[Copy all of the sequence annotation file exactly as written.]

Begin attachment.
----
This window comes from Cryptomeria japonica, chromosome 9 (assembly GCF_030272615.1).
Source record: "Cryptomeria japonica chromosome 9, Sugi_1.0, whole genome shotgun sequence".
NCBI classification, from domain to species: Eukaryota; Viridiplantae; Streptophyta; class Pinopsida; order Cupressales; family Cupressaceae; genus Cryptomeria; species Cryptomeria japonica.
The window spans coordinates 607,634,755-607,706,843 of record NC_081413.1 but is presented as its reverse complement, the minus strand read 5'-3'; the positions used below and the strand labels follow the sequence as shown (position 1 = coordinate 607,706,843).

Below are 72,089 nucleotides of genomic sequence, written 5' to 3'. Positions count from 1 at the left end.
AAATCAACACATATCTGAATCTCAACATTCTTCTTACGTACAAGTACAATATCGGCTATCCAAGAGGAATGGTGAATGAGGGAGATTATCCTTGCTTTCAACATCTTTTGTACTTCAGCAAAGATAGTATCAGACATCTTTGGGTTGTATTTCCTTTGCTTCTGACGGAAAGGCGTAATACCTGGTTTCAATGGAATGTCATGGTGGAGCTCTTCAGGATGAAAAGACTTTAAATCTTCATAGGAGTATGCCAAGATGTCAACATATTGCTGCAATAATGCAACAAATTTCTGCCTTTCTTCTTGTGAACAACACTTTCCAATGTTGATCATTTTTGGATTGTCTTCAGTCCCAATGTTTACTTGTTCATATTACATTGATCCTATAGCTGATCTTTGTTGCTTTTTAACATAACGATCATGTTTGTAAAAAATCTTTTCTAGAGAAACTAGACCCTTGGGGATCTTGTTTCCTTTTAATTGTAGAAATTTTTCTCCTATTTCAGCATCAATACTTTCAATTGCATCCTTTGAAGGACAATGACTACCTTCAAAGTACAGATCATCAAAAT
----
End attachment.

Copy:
This window comes from Cryptomeria japonica, chromosome 9 (assembly GCF_030272615.1).
Source record: "Cryptomeria japonica chromosome 9, Sugi_1.0, whole genome shotgun sequence".
NCBI classification, from domain to species: Eukaryota; Viridiplantae; Streptophyta; class Pinopsida; order Cupressales; family Cupressaceae; genus Cryptomeria; species Cryptomeria japonica.
The window spans coordinates 607,634,755-607,706,843 of record NC_081413.1 but is presented as its reverse complement, the minus strand read 5'-3'; the positions used below and the strand labels follow the sequence as shown (position 1 = coordinate 607,706,843).

Below are 72,089 nucleotides of genomic sequence, written 5' to 3'. Positions count from 1 at the left end.
AAATCAACACATATCTGAATCTCAACATTCTTCTTACGTACAAGTACAATATCGGCTATCCAAGAGGAATGGTGAATGAGGGAGATTATCCTTGCTTTCAACATCTTTTGTACTTCAGCAAAGATAGTATCAGACATCTTTGGGTTGTATTTCCTTTGCTTCTGACGGAAAGGCGTAATACCTGGTTTCAATGGAATGTCATGGTGGAGCTCTTCAGGATGAAAAGACTTTAAATCTTCATAGGAGTATGCCAAGATGTCAACATATTGCTGCAATAATGCAACAAATTTCTGCCTTTCTTCTTGTGAACAACACTTTCCAATGTTGATCATTTTTGGATTGTCTTCAGTCCCAATGTTTACTTGTTCATATTACATTGATCCTATAGCTGATCTTTGTTGCTTTTTAACATAACGATCATGTTTGTAAAAAATCTTTTCTAGAGAAACTAGACCCTTGGGGATCTTGTTTCCTTTTAATTGTAGAAATTTTTCTCCTATTTCAGCATCAATACTTTCAATTGCATCCTTTGAAGGACAATGACTACCTTCAAAGTACAGATCATCAAAAT